Pareto Efficiency in International Taxation


Michael Keen
Fiscal Affairs Department
International Monetary Fund
Washington, DC


David E. Wildasin
Martin School of Public Policy
Department of Economics
University of Kentucky
Lexington, KY 40506-0027


This paper addresses a key but neglected task in the theory of international taxation, lent increased urgency by growing awareness of the potential gains from tax coordination: the characterization of Pareto-efficient international tax regimes. It shows that the Diamond-Mirrlees theorem on the desirability of production efficiency, which underlies the key tenets of policy advice in international taxation---the desirability of destination basis for commodity taxation, of the residence principle for capital income taxation, and of free trade---is rendered inherently inapplicable to problems of international tax design by the distinctness of national budget constraints that is of the essence in thinking about international taxation. Conditions are established---relating to the availability of explicit or implicit devices for reallocating tax revenues across countries---under which production efficiency is nevertheless desirable, and a general characterization developed of the precise ways in which Pareto efficient international taxation may require violation of established tenets.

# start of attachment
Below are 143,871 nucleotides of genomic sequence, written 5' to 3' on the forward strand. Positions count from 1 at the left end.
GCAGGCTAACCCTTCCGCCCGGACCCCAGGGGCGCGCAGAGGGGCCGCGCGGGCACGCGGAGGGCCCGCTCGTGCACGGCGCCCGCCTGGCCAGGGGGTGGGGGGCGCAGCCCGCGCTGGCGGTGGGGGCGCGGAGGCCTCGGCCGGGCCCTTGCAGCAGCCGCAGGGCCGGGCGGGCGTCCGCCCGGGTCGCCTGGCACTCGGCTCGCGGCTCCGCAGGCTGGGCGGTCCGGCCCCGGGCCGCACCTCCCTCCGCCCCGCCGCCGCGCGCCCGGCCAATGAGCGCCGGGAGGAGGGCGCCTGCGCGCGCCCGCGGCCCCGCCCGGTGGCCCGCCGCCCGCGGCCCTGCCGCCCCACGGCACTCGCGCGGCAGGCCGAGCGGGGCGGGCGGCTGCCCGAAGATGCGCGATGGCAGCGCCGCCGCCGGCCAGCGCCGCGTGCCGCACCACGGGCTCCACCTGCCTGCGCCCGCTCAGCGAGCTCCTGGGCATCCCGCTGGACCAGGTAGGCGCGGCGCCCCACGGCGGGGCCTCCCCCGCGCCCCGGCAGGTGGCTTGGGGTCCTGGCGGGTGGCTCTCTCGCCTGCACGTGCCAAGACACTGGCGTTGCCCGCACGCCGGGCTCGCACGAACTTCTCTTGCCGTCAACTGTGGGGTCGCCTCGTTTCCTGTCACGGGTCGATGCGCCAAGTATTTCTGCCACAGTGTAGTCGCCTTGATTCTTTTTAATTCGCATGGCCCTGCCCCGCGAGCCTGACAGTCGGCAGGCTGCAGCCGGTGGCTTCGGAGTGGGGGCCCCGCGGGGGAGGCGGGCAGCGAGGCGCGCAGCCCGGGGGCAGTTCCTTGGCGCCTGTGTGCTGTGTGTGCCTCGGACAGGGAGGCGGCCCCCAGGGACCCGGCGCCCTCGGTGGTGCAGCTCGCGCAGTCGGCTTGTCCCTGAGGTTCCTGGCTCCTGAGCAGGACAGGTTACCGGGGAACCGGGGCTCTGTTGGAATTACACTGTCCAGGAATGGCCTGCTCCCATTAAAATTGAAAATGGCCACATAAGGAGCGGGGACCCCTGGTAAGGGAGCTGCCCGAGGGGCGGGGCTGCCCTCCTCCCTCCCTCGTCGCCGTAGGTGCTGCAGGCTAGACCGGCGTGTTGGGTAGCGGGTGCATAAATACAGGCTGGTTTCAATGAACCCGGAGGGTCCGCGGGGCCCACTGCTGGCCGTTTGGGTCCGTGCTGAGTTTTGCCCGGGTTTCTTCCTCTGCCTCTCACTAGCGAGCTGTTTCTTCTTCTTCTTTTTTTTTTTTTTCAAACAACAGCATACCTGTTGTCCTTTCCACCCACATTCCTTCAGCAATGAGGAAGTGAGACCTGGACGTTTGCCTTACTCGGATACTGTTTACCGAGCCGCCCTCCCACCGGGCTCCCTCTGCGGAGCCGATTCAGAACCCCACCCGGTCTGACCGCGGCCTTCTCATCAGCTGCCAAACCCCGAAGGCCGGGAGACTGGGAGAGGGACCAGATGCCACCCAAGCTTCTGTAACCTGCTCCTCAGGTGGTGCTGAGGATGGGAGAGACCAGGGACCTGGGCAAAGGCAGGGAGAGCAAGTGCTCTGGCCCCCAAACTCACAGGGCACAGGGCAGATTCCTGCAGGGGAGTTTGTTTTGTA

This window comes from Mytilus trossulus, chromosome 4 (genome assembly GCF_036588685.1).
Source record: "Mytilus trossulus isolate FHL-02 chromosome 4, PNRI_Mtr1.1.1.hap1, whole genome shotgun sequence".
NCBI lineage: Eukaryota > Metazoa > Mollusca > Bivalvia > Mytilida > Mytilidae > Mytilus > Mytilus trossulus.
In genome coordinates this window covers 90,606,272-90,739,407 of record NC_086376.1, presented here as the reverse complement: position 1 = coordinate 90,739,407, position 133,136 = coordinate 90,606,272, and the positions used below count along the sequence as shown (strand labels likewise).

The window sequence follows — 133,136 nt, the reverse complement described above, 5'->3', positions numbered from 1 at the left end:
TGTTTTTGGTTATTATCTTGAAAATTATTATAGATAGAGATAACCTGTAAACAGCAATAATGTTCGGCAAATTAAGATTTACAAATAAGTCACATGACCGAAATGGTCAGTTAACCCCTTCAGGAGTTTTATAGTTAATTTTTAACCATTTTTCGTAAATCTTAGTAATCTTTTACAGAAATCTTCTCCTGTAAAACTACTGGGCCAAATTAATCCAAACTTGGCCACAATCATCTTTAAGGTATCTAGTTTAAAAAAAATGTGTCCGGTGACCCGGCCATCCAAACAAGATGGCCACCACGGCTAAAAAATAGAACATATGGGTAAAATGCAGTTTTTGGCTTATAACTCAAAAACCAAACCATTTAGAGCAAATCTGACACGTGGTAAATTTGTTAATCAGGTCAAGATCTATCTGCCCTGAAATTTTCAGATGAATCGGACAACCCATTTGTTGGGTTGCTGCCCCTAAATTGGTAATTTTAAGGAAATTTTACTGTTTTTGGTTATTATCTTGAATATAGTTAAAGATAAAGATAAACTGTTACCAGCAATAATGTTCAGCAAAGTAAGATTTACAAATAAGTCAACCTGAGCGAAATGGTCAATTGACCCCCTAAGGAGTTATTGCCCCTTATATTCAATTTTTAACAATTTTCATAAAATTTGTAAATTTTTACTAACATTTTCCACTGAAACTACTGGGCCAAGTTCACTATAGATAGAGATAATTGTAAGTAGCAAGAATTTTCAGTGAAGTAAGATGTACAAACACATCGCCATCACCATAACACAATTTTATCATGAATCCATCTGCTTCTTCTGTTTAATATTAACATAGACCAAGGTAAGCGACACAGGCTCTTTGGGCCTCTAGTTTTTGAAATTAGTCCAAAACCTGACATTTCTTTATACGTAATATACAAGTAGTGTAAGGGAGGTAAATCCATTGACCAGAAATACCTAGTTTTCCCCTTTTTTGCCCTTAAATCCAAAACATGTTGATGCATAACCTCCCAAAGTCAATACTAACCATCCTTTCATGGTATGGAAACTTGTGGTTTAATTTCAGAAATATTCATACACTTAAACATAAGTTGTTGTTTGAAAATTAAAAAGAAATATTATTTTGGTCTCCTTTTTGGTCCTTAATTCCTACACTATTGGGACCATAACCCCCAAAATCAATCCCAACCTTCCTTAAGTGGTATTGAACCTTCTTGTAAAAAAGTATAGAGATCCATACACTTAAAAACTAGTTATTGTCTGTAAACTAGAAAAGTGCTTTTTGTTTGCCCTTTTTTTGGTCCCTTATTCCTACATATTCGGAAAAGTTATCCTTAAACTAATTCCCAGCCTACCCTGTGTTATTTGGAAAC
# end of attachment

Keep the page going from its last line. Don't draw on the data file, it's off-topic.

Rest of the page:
David E. Wildasin /